The Drawing Program prepares students to practice as studio artists, go on to advanced study, or enter careers related to their studio specializations.
The courses provide an opportunity to study from observation and experimental processes. The major goal of the program is for students to learn creative problem solving, theory, specific skills and knowledge necessary to meet the demands of the current art world in a professional setting.
Learn more about our undergraduate program here.
The work pictured in the 2D Graduate Gallery is only a small sampling of the outstanding work of our graduate students in Drawing, Painting and Printmaking.
The Master of Fine Arts in Art with an emphasis in Drawing offers students a comprehensive education that helps prepare them for careers as professional artists. The program has two major goals: 1) for students to learn the skills, creativity, critical awareness, and autonomy necessary for being a professional artist, while simultaneously, 2) gaining the skills and experience necessary to teach art at the college level. Students must be able to demonstrate a high level of ability in their area of emphasis, present a professional-level body of original artwork which reflects their ability to investigate concepts, issues and processes relevant to their studio practice, and be able to discuss this work critically. Students supplement their studio practice through graduate assistantships, when possible, using them to complement and enhance their skills, understanding, and ability to communicate art issues. The outcome is that students are able to pursue a professional art career by exhibiting their work in appropriate venues, as well as pursuing grants and artist residencies and garnering critical acclaim for their work in the press. They are prepared to teach art at the college level in term or tenure-track positions as well as find other professional opportunities in a variety of cultural venues.
Generally speaking, the Drawing, Painting, and Printmaking areas of emphasis work together as a whole at the graduate level, and are colloquially known as the “2D area.” The MFA Degrees with emphasis in Drawing, in Painting, and in Printmaking are integrated and inclusive, situating the student's experience within a studio dynamic that broadly investigates the combined and collaborative potential of these studio areas. Students are simultaneously encouraged to explore the relationship of their subject area to other disciplines and media possibilities within the resources of the School. Through a process of practical and intellectual engagements, students are encouraged to devise individualized strategies to develop and inform their own work in relation to the broader spectrum of contemporary professional practice. The faculty consequently places considerable emphasis on the opportunity for students to encounter a range of ideas, attitudes, and approaches that are necessary to this development, all of which are further enhanced by a program of visiting artists and relevant critical and historical contextualization.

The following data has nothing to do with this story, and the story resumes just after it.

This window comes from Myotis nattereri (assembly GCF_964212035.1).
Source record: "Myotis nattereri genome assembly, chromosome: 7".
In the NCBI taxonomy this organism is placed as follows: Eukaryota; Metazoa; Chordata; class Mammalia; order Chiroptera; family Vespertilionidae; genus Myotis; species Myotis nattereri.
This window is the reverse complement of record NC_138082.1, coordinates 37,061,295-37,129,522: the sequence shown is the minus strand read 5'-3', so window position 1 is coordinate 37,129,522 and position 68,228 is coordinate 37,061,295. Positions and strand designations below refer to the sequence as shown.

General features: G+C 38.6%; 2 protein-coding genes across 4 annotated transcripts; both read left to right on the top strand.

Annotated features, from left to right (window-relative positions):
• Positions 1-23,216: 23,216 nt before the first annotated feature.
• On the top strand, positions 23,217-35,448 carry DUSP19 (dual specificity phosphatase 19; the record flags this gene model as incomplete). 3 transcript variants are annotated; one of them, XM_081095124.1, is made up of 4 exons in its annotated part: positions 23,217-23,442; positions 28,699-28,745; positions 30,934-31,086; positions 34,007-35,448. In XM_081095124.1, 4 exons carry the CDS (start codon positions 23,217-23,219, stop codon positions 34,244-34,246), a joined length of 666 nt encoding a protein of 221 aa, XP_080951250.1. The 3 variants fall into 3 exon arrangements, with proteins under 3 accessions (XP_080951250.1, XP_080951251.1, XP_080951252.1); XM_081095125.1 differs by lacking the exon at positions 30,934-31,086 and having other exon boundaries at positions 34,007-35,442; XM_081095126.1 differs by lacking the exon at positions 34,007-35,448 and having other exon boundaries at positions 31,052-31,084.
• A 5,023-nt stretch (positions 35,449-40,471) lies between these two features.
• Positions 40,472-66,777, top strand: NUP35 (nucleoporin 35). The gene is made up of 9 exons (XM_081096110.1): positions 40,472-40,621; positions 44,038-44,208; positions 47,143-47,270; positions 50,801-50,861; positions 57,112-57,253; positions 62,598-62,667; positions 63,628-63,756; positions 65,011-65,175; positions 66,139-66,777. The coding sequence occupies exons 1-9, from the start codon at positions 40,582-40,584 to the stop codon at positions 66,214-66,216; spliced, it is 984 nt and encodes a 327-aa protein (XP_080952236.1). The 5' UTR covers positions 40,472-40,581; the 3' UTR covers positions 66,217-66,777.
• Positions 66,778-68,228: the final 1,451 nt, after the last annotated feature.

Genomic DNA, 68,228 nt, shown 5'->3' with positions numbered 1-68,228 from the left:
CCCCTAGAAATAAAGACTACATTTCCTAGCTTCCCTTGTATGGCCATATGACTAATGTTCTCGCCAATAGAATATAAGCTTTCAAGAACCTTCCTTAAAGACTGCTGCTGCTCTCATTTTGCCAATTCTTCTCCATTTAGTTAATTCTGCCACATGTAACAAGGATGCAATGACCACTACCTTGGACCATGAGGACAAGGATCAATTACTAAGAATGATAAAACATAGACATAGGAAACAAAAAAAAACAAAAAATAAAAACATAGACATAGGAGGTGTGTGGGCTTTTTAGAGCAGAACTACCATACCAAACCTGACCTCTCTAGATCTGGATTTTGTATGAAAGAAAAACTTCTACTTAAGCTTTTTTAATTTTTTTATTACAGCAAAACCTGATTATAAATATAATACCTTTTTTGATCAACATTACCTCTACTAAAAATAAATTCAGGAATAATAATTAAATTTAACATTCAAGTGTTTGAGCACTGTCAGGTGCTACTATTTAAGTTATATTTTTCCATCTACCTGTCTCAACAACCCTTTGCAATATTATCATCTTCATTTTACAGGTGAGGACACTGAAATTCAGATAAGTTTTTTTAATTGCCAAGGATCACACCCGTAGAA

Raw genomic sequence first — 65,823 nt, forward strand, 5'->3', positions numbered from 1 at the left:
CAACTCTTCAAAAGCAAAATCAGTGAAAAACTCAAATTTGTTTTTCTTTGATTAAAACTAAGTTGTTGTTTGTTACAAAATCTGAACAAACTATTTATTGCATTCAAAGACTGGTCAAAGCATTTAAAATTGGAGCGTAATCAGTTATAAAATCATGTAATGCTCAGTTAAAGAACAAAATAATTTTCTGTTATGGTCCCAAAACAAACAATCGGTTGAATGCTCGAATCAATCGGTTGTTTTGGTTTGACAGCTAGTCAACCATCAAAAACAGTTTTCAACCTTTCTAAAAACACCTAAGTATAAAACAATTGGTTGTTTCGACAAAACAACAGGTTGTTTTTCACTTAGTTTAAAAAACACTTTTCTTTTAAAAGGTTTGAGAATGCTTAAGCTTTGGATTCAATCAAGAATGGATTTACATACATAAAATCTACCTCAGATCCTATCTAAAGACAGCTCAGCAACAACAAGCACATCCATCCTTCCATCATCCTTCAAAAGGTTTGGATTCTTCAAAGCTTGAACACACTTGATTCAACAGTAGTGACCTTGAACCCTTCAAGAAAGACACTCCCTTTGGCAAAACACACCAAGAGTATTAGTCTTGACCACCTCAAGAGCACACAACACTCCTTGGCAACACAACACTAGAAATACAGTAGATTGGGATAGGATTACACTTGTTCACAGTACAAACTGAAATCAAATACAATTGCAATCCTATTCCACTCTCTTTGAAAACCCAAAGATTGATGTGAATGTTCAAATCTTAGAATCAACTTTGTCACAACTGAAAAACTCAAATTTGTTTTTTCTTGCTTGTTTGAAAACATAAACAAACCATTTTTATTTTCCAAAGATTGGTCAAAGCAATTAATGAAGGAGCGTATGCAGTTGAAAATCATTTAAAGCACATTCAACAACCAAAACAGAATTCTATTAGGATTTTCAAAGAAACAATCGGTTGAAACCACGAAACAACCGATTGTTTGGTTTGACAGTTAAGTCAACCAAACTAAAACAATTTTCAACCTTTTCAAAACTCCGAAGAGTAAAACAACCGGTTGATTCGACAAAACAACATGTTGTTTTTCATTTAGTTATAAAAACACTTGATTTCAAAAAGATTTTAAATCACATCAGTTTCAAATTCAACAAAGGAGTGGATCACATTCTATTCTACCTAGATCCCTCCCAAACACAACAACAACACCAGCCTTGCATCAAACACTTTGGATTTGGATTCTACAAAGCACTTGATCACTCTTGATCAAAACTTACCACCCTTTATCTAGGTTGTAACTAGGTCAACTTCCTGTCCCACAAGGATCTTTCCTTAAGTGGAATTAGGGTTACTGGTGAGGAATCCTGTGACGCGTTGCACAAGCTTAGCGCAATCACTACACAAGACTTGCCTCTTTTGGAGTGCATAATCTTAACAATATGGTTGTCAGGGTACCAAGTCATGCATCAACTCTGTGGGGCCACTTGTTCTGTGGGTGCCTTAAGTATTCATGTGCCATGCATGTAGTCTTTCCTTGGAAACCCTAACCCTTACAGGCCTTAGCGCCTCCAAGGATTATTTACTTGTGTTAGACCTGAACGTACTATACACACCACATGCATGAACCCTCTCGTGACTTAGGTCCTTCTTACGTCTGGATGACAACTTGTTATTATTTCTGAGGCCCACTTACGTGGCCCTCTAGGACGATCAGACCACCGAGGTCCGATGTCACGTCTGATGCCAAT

A minimum of 60 semester credit hours is required for the Master of Fine Arts degree with a major in art.
Primary Studio emphasis: 26 hours
Art History or related subjects: 12 hours
Studio Electives (may be within specialization): 9 credit hours
Thesis or terminal project work: 6 hours
Other Electives: The remaining 7 credit hours may be elected from any area within the School of Art & Design or from the University at large.
The undergraduate major in Drawing can be accomplished by fulfilling the requirements for the Bachelor of Fine Arts (BFA) degree.
Total Degree Requirements: 125 credits
University Core Curriculum: 32 credits
(3 covered by AD 100A or B, 6 by AD 207A, B, or C Introduction to Art History)
Art and Design Requirements: 93 credits
Designed by Web Services ©2009